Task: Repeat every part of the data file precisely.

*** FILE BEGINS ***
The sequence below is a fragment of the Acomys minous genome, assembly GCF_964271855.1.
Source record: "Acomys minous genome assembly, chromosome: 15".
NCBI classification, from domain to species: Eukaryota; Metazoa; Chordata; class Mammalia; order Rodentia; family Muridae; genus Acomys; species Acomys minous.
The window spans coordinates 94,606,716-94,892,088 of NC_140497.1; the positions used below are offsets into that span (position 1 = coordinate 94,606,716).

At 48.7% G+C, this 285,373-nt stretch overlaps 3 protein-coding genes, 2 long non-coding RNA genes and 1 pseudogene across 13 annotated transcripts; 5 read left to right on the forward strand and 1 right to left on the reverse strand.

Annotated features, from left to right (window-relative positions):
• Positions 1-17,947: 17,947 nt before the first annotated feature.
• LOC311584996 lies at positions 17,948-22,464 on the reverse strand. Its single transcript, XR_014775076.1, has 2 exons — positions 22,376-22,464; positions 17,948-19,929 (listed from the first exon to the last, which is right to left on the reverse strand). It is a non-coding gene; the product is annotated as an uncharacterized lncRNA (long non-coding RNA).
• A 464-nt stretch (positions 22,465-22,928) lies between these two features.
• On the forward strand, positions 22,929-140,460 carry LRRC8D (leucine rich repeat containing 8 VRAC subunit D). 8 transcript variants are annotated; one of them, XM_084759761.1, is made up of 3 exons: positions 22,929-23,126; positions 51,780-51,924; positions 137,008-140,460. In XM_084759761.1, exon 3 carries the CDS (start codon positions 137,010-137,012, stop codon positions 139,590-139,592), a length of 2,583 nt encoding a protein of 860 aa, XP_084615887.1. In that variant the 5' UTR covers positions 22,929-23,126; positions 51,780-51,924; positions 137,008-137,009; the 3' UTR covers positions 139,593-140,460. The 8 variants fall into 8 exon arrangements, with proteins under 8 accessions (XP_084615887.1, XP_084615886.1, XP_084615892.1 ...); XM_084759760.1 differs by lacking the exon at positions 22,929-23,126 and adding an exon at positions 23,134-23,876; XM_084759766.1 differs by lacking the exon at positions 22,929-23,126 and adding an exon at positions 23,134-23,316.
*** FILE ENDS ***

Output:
The sequence below is a fragment of the Acomys minous genome, assembly GCF_964271855.1.
Source record: "Acomys minous genome assembly, chromosome: 15".
NCBI classification, from domain to species: Eukaryota; Metazoa; Chordata; class Mammalia; order Rodentia; family Muridae; genus Acomys; species Acomys minous.
The window spans coordinates 94,606,716-94,892,088 of NC_140497.1; the positions used below are offsets into that span (position 1 = coordinate 94,606,716).

At 48.7% G+C, this 285,373-nt stretch overlaps 3 protein-coding genes, 2 long non-coding RNA genes and 1 pseudogene across 13 annotated transcripts; 5 read left to right on the forward strand and 1 right to left on the reverse strand.

Annotated features, from left to right (window-relative positions):
• Positions 1-17,947: 17,947 nt before the first annotated feature.
• LOC311584996 lies at positions 17,948-22,464 on the reverse strand. Its single transcript, XR_014775076.1, has 2 exons — positions 22,376-22,464; positions 17,948-19,929 (listed from the first exon to the last, which is right to left on the reverse strand). It is a non-coding gene; the product is annotated as an uncharacterized lncRNA (long non-coding RNA).
• A 464-nt stretch (positions 22,465-22,928) lies between these two features.
• On the forward strand, positions 22,929-140,460 carry LRRC8D (leucine rich repeat containing 8 VRAC subunit D). 8 transcript variants are annotated; one of them, XM_084759761.1, is made up of 3 exons: positions 22,929-23,126; positions 51,780-51,924; positions 137,008-140,460. In XM_084759761.1, exon 3 carries the CDS (start codon positions 137,010-137,012, stop codon positions 139,590-139,592), a length of 2,583 nt encoding a protein of 860 aa, XP_084615887.1. In that variant the 5' UTR covers positions 22,929-23,126; positions 51,780-51,924; positions 137,008-137,009; the 3' UTR covers positions 139,593-140,460. The 8 variants fall into 8 exon arrangements, with proteins under 8 accessions (XP_084615887.1, XP_084615886.1, XP_084615892.1 ...); XM_084759760.1 differs by lacking the exon at positions 22,929-23,126 and adding an exon at positions 23,134-23,876; XM_084759766.1 differs by lacking the exon at positions 22,929-23,126 and adding an exon at positions 23,134-23,316.